Paramoeba and Neoparamoeba


Paramoeba and Neoparamoeba are genera of small, naked amoebae with lobose (more or less fingerlike) pseudopodia. The six described species have been found in temperate marine environments in the northern and southern hemispheres. Some species are free-living, feeding on bacteria and protists. Others are pathogens in finfish, crustacea and echinoderms, including commercially-valuable species such as salmon, turbot, blue crabs, Atlantic clawed lobster, and green sea urchins. Many of the pathogens can persist as free-living amoebae, consuming bacteria.

Paramoeba and Neoparamoeba amoebae can usually be recognized by the presence of a "parasome". "Parasome" is derived from Greek words meaning "secondary body"; it is also called "Nebenkörper" (German for "secondary body"), "paranucleus", or "secondary nucleus". The structure is about the same size as the cell nucleus, and it contains DNA. Each amoebal cell usually has one or more of these parasomes.

Hollande (1980) thought that the parasome was an endocommensal kinetoplastid protist, which he named "Perkinsiella amoebae". Recent molecular evidence supports this interpretation, and indicates that the "parasome" is closely related to Ichthyobodo, a genus of fish parasites (Dykova et al. 2003). It is found elsewhere only in the single, parasitic species of the genus Janickina, which was originally described as a Paramoeba; its relationship to Paramoeba and Neoparamoeba remains uncertain.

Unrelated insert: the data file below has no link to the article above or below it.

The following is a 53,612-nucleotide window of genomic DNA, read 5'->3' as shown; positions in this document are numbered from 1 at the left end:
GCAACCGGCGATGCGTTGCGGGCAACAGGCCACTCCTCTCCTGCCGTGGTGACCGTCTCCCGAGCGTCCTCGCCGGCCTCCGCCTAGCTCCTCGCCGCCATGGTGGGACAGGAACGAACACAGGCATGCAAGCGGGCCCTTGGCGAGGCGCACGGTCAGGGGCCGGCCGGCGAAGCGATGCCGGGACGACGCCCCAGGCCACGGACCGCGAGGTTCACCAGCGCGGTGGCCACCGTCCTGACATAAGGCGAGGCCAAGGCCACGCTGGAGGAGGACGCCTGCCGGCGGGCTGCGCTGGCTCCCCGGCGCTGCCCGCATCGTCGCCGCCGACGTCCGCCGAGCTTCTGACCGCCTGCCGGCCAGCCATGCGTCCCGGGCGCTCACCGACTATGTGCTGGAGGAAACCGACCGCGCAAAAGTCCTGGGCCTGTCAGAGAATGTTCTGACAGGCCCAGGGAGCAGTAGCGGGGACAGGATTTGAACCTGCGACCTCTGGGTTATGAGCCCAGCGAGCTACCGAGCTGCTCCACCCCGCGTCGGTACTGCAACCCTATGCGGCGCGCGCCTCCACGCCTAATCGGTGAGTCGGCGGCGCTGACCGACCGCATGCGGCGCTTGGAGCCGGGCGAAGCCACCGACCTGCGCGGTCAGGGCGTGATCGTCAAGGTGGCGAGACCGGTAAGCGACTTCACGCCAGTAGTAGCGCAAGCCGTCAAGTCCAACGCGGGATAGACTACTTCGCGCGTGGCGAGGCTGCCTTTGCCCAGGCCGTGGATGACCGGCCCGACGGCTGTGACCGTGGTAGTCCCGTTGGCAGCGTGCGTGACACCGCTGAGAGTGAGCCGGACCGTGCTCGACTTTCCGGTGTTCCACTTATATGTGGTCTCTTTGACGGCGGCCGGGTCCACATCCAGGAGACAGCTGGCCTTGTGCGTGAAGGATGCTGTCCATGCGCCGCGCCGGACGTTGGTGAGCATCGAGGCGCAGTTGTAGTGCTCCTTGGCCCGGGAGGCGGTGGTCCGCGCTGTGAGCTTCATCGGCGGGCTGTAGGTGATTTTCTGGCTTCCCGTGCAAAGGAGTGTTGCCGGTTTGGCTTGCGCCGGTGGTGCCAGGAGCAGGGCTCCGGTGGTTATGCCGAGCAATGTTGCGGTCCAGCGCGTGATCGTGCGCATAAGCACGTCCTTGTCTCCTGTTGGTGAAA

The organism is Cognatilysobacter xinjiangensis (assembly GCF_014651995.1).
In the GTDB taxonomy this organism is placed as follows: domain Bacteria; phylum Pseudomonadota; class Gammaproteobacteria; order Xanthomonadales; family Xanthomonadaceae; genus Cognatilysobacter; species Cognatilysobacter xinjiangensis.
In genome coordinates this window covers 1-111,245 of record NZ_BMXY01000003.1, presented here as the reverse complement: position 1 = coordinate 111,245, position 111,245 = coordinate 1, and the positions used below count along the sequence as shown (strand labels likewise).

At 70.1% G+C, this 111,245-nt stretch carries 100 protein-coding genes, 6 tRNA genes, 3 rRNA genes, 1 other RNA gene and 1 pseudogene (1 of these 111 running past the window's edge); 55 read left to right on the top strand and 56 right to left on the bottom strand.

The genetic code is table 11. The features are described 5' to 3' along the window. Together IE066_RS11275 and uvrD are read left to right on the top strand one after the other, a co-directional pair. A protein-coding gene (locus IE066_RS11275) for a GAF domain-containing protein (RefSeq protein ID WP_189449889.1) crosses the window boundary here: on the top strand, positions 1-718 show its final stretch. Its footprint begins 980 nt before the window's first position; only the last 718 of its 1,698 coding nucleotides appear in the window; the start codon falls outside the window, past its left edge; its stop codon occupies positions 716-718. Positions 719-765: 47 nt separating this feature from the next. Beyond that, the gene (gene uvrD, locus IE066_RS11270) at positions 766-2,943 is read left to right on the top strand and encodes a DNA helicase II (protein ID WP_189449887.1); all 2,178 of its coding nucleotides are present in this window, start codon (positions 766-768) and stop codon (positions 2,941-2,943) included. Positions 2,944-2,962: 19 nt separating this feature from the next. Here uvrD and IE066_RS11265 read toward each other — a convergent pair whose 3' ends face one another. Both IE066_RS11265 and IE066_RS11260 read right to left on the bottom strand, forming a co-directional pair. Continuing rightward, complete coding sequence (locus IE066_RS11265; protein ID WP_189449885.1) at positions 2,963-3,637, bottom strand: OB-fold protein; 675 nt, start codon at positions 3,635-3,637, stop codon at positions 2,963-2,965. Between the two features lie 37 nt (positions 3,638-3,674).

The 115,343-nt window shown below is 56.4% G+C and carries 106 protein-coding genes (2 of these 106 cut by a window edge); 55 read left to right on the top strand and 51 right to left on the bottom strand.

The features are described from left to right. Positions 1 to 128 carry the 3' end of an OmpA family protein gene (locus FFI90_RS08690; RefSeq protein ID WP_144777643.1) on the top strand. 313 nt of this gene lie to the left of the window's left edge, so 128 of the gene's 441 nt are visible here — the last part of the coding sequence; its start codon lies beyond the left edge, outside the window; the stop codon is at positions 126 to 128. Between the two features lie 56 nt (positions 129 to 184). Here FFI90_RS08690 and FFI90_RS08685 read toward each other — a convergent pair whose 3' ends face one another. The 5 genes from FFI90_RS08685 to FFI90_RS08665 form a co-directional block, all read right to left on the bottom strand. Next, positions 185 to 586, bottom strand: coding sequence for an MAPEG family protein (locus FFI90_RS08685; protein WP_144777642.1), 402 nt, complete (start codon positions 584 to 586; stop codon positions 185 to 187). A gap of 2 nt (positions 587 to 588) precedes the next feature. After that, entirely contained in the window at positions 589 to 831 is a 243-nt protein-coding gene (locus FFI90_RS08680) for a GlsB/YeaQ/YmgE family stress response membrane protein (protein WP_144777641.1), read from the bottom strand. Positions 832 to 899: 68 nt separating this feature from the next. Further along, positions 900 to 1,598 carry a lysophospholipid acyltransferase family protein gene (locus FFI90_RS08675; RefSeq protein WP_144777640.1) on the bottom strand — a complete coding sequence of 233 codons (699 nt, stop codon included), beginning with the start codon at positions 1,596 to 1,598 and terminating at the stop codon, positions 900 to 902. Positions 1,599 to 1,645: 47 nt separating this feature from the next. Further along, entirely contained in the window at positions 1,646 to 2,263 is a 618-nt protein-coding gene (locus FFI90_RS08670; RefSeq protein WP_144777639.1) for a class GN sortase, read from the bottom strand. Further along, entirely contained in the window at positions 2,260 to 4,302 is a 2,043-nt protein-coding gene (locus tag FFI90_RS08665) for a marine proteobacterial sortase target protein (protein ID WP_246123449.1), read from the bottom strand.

Paramoeba and Neoparamoeba are closely related to other amoebae with naked cell bodies, lobose pseudopodia, tubular mitochondrial cristae and no flagellate cells in the life history; together with some other smaller amoebae of similar appearance but without parasomes (Korotnevella, Vexillifera pro parte), it forms a separate and distinct amoebal clade (Peglar et al. 2003). Its more distant relatives include Amoeba itself and Acanthamoeba, a facultative pathogen of humans (especially associated with certain diseases of the eye), that has been the subject of evolutionary genetics research.

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